Vallair has invested in Aircraft Academy, a EASA Part-147 approved organisation providing online and classroom-based aviation training for Airbus & Boeing aircraft engineers and mechanics. At a time where there is an increased demand for licensed technicians, the move will see Vallair augment its existing aviation capabilities to incorporate comprehensive EASA Part-147 training and will be centred around the Company’s new hangar in Châteauroux, France, and its established modern MRO facility in Montpellier.
Vallair has invested significantly in the Centre Val de Loire Region and has partnered with Aircraft Academy as well as other educational establishments in the Châteauroux locality. This move by Vallair will see the company recruit and train 300 mechanics and engineers over the next five years.
Vallair is an active participant within the aviation industry in France and belongs to two significant clusters: Aerospace Valley and Aérocentre. Occitanie-based Aerospace Valley has over 500 affiliated companies and is responsible for some 120,000 jobs in the aviation and space flight industries. Aérocentre, the regional centre of excellence in Centre-Val de Loire, works to develop and sustain the aeronautical sector across the area with over 120 member organisations. Vallair stands as one of their key players over the last 15 years.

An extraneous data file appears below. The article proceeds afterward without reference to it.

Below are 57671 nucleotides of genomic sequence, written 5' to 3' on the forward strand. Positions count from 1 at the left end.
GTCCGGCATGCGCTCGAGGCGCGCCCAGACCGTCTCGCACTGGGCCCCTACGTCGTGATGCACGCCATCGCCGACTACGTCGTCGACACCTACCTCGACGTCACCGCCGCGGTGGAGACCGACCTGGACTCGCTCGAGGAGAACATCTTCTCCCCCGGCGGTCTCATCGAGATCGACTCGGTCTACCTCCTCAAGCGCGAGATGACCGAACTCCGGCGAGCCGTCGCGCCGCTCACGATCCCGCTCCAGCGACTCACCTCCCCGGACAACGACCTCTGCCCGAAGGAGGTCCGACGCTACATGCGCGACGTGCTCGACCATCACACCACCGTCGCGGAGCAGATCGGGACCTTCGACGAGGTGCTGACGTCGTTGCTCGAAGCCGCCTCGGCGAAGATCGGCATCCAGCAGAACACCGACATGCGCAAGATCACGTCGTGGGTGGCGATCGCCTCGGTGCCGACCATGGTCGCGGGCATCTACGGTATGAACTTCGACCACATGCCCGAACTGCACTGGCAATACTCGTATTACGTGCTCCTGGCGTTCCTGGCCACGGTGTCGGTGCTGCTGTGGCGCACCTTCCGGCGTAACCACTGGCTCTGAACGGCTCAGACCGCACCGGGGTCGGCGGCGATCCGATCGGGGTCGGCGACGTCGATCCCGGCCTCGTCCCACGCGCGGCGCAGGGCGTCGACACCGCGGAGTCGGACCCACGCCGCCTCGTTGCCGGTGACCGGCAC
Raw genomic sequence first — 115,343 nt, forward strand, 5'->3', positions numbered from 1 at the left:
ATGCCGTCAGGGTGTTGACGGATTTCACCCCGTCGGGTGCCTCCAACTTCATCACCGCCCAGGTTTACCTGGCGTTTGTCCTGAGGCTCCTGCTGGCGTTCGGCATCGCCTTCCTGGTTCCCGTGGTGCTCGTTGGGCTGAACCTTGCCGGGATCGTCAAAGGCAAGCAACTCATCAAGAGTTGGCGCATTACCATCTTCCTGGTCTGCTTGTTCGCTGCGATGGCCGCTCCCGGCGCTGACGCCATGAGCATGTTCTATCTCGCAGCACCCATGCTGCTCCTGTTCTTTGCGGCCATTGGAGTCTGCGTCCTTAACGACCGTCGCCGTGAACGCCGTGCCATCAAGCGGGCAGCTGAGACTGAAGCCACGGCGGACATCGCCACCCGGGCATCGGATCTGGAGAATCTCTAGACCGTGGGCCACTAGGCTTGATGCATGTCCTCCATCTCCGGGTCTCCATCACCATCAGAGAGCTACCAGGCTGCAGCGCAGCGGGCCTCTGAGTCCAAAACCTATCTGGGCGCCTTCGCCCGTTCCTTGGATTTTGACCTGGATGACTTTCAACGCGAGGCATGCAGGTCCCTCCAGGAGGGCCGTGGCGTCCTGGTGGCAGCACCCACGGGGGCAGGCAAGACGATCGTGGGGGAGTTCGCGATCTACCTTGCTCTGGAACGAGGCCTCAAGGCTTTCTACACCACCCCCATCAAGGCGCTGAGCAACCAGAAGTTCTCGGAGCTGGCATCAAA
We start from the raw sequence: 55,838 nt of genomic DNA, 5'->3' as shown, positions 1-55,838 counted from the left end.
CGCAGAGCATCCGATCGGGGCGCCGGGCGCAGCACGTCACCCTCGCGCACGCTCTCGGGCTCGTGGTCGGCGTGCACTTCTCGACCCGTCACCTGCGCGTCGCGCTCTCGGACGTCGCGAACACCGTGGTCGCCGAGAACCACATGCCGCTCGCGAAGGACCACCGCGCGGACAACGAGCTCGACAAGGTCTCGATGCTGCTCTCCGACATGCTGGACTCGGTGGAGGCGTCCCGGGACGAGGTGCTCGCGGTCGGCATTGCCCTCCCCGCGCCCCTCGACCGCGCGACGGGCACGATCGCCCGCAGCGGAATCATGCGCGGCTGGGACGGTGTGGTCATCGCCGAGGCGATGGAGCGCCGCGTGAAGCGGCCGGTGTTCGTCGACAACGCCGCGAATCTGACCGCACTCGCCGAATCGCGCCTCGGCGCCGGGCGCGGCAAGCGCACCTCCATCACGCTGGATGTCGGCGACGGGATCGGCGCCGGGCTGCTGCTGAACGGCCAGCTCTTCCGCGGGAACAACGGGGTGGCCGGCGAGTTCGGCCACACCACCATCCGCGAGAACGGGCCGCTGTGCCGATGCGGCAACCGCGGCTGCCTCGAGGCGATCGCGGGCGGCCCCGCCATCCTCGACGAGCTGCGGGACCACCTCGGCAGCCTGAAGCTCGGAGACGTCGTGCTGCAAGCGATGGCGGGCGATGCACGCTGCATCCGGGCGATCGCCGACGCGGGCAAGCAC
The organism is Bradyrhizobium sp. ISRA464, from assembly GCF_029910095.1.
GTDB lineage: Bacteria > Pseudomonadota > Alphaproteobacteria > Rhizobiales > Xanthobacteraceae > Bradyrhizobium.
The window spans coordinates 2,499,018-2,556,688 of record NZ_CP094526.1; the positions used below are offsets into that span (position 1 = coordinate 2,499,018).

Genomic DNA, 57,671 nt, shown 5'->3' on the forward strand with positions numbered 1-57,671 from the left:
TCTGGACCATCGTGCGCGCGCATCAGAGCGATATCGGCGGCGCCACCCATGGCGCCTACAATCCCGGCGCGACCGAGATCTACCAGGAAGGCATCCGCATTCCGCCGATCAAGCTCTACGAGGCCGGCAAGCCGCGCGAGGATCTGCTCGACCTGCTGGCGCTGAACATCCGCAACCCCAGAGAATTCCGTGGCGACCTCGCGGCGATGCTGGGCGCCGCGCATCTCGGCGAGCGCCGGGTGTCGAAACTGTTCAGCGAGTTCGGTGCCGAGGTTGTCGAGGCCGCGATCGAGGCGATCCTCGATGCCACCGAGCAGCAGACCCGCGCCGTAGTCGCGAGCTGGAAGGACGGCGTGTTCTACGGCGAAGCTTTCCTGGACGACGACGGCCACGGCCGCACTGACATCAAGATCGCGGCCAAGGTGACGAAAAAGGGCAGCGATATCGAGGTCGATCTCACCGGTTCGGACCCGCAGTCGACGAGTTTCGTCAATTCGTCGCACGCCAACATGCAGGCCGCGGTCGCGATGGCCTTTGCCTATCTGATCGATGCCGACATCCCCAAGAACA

The programme will enable all candidate students to receive theoretical tuition towards their EASA Part-147 approval license either in person or online, with all practical training provided in Vallair’s Châteauroux and Montpellier facilities. As part of the training, students will benefit from hands-on experience for A320, B737NG & A330 aircraft, supporting various engine types, sheet-metal, as well as being eligible for an EASA Part 66 on the aforementioned aircraft.
Stephan Gaworski, CEO of Aircraft Academy, said: “By having an aviation partner such as Vallair, not only will Aircraft Academy be afforded continued growth, but also direct access to worldwide markets. This is a unique opportunity for us and our students and will make aviation maintenance training more accessible to future generations.”